Most movie stars fall off the A-list as they age, and most movie franchises get worse, especially after the sixth sequel. But Tom Cruise’s Mission: Impossible — Dead Reckoning Part One (opening July 12) has the highest Rotten Tomatoes critics score of his career. Not bad for a 61-year-old who already made history — and, as Steven Spielberg told Tom, saved the movie industry — in 2022 with Top Gun: Maverick. Not every one of his 40-plus movies is worth revisiting (Rock of Ages, anyone? Cocktail?), but the best of the batch are American classics. Welcome to Tom Cruise’s top 10 movies of all time, ranked.
10. A Few Good Men (1992)
In one of history’s great acting duels, Cruise, as a callow military defense attorney trying to save two recruits accused of murder, faces formidable officer Jack Nicholson, who bellows, “You can't handle the truth!” Aaron Sorkin wrote this dazzling courtroom drama on cocktail napkins at his bartender job, and it made him famous enough to create The West Wing and The Social Network.
9. The Color of Money (1986)
Another duel, between Cruise as a young pool shark and Paul Newman as Fast Eddie Felson on a comeback. Newman got an Oscar nomination as young Fast Eddie in 1961's must-see The Hustler and won the Oscar for this — partly because of Cruise’s star-power support.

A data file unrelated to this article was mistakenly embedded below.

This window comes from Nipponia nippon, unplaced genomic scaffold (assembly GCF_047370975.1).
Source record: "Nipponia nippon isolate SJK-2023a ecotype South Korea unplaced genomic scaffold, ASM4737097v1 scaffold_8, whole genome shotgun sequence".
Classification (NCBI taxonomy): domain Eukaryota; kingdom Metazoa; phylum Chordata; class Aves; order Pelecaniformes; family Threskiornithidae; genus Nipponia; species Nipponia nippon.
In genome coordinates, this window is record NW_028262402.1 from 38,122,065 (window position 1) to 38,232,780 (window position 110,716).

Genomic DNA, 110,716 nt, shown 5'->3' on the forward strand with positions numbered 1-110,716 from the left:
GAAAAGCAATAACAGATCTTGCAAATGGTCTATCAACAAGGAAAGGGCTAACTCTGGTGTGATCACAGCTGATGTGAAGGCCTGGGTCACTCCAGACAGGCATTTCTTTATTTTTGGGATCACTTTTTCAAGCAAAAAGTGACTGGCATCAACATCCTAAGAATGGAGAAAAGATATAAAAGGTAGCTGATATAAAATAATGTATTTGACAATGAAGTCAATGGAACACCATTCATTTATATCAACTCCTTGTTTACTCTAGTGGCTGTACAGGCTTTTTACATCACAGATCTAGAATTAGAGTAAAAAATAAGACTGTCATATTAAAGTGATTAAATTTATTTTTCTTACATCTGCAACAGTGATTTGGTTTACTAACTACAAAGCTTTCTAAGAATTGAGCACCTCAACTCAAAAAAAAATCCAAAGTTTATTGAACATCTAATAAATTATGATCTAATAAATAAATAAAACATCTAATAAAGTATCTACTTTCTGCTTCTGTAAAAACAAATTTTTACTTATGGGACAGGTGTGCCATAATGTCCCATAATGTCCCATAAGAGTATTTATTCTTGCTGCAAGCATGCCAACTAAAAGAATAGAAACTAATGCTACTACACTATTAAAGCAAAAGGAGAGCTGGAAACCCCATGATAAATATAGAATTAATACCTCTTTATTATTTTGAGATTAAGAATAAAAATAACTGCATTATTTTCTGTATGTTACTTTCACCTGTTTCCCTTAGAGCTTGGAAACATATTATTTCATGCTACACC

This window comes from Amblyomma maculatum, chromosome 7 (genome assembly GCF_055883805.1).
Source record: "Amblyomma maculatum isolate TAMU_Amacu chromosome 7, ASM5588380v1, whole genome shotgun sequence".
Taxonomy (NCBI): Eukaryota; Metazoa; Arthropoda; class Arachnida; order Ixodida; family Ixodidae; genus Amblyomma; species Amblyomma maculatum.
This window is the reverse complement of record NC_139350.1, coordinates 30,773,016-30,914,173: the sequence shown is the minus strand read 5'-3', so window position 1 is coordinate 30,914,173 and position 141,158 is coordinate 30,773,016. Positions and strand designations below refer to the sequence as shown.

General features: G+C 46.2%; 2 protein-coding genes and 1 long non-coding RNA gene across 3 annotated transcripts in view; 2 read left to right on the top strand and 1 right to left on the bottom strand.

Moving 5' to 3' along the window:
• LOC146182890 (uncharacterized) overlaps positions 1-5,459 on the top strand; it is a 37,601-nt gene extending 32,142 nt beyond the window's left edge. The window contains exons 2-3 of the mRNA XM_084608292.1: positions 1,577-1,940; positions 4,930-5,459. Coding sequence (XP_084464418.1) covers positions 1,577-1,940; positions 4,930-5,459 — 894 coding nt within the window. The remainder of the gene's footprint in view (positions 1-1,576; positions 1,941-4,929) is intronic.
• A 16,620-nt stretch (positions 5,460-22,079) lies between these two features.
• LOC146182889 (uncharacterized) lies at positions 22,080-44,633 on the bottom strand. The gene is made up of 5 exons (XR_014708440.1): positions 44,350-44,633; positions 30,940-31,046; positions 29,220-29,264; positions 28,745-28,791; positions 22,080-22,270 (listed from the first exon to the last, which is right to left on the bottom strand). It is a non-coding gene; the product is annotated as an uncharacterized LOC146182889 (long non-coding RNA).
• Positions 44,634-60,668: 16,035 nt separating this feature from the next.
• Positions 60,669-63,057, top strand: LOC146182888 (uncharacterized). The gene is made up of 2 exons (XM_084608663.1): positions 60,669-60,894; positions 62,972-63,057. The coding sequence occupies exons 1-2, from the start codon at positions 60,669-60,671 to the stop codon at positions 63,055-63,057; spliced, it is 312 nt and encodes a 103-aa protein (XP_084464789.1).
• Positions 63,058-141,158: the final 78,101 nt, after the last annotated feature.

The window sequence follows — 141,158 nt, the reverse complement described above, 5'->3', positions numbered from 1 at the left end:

8. Born on the Fourth of July (1989)
After six years as a megastar, Cruise got his first Oscar nomination in Oliver Stone’s adaptation of Ron Kovic’s memoir about the Vietnam War and his campaign against it. Once again, Cruise’s fiery genius helped win an Oscar — this time for director Stone.
7. Collateral (2004)
In a beautifully moody Michael Mann thriller set in East L.A. after dark, when coyotes and furtive people wander the streets, Jamie Foxx is a cabdriver who picks up Cruise, the nattiest assassin you ever saw. His fare is hundreds of thousands of dollars, and all he has to do is help kill five trial witnesses — and survive.
Watch it here: Paramount Movies
6. Minority Report (2002)
In a grown-up role for a forever-young star, Cruise plays a high-tech cop who busts perps before they commit the crime. When director Steven Spielberg adapted this paranoid futuristic tale by sci-fi master Philip K. Dick (Blade Runner), he said, “I’m in my mid-50s — I’m no longer afraid of the dark.” Cruise doesn’t crack his famous smile, and as a result you take him dead seriously in a dark, smart thriller.